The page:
This summer, the camp will focus less on creating GIIP videos and more on creating a sustained connection between the students and the GIIPers involved. This will include a new mentorship program that will pair three of the Fresno students with one GIIP mentor who will act as a personal college counselor for the students as they apply to college.
2009 UCTLI tech workshop
Join GIIP on ﬂickr, myspace, facebook and youtube, and stay up to date on our latest news. http://www.ﬂickr.com/photos/giip http://www.myspace.com/giipucsc http://www.youtube.com/user/giipucsc Facebook Groups: GIIP
New Website Up and Running New Opportunities With Ag Land Trust Our featured GIIP partner is the organization Ag Land Trust, based in Salinas, California. Ag Land Trust works to preserve farmland to beneﬁt the farmers of the Central Coast, having preserved over 20,000 acres of farmland through easements. Virginia Jameson, the associate director of Ag Land Trust, is a GIIP alumna who has been working with current fellow Melissa Birdwell-Marchi since 2007, when Melissa worked to convert the ﬁles of Ag Land Trust from paper to electronic data. Continuing on this project, Melissa is now creating an online database for the organization, which will allow Ag Land Trust board members to access needed information wherever they go. Jameson is a very successful grant-writer, who spoke to current GIIP students during Spring quarter about grant-writing and how GIIP has helped her succeed.
In early March, 2010, GIIP launched a new, revamped website at GIIP.org. The new site is cleaner, more professional looking, and its design is easier to navigate than the old GIIP.org. The website took approximately a year to complete, from designing it, to editing content and ﬁnally to uploading it and making all the ﬁnal adjustments. The previous site simply published general information about GIIPʼs past projects and objectives, targeting a broad audience of visitors. The new site however was strictly designed for the purpose of GIIP promotion and fundraising. The goal of the designers was to present GIIP as a professional, accomplished and sustainable organization in a way that speciﬁcally appeals to potential funders and partners. One important new feature of the site is that it integrates more photos, and ways to utilize social media: rss feed, links to facebook, youtube, etc. The site also features awards, media, video projects and information about the new GISES major/ minor. The site is capable of organizing and keeping track of contacts and planning events. The new GIIP.org is truly a web site worthy of the innovative, tech-focused organization that is GIIP.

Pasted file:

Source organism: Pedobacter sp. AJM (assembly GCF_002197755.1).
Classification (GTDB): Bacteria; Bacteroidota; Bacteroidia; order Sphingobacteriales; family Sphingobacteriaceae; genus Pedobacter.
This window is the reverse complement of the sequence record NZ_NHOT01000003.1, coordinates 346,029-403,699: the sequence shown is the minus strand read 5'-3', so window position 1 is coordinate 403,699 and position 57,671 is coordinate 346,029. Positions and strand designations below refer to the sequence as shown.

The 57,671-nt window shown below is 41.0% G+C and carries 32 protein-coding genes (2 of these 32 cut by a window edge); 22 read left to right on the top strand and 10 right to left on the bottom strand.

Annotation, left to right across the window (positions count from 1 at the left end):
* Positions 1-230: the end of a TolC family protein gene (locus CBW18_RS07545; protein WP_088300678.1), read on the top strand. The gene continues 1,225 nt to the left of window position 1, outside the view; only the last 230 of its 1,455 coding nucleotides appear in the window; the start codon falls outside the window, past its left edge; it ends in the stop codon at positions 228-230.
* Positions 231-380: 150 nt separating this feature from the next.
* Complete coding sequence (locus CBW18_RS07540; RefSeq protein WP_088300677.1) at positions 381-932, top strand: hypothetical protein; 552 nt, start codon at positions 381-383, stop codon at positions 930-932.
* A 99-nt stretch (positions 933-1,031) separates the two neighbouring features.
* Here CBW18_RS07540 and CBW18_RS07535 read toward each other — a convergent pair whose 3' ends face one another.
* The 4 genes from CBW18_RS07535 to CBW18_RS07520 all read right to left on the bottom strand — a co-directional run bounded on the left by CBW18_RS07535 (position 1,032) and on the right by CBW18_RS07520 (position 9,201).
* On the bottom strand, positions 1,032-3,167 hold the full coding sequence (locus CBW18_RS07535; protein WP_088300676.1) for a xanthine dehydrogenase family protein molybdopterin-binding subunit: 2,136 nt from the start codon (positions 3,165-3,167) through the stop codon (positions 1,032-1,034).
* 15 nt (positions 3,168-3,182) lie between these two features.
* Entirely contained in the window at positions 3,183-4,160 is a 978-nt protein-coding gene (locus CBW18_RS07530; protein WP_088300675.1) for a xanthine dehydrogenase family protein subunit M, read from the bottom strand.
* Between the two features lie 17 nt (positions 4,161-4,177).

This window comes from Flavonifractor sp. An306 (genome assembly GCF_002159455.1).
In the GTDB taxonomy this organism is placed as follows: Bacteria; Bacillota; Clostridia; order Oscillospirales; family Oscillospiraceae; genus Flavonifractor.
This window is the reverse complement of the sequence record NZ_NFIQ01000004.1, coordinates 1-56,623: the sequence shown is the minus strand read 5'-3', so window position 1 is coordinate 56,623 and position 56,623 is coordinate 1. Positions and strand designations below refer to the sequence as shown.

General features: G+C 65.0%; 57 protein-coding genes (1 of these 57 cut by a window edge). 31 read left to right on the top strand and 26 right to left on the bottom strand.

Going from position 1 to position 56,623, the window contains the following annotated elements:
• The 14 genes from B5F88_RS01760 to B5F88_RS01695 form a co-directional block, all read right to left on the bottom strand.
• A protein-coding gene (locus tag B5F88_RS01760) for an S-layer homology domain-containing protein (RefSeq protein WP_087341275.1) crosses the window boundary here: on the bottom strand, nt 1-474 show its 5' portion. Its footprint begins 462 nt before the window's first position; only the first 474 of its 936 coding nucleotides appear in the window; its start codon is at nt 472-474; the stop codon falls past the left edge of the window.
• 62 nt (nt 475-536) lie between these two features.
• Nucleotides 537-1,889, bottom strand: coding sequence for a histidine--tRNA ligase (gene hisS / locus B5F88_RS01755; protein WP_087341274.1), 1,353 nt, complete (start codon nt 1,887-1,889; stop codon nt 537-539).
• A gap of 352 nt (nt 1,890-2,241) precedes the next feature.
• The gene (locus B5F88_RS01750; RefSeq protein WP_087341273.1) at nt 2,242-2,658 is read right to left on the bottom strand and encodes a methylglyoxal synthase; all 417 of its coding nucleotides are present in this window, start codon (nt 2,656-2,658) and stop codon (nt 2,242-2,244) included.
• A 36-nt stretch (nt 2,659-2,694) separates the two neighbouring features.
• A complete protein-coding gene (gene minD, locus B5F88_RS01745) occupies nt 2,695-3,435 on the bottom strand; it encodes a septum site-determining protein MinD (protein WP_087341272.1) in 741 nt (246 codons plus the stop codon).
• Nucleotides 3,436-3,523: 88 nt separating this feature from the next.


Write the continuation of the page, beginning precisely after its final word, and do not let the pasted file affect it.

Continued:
GIIP in Washington continued from page 1
available. She described the challenges accompanying this technical revolution, but also the importance of these tools and the opportunities they present. She expressed that at the core of her work is a passionate belief in public access to information. She described how often it would take months or even years to ﬁnd the relevant information for a single article, a process that requires technical know-how and patience. Her emphasis on higher education and social inclusion is part of why she supports GIIP in its campaign to use technology for the greater good, and teaching people how to obtain that vital information themselves. Dana Priestʼs talk was followed by the testimony of three women who are current GIIP Fellows, Jessica Carsten, Rebecca Wage and Jyesha Wren. Carsten and Wage have both worked as interns at organizations in Washington DC with the UCDC program, and Wren spent last summer working with community organizations on reproductive health in Ethiopia. Wage, who is a Politics major, explained how inspiring it was to see just how far the major from UCSC had also taken Priest, and elaborated on Priestʼs work in uncovering information about the U.S. Military, especially in instances such as Priestʼs ﬁrst big story, regarding Walter Reed Hospital. Wren described her unique situation as a transfer student in GIIP, and the importance of how GIIP provided an excellent outlet for her desire to work for social and gender equality both at home and abroad. She described it as “hands-on”, as GIIP creates an environment where students can create their own experiences and social change around the world. Carsten ended, stressing of the importance of research, and how GIIP provides a multitude of different educational experiences applicable to many different ﬁelds. We appreciate Priestʼs support of GIIPʼs Endow-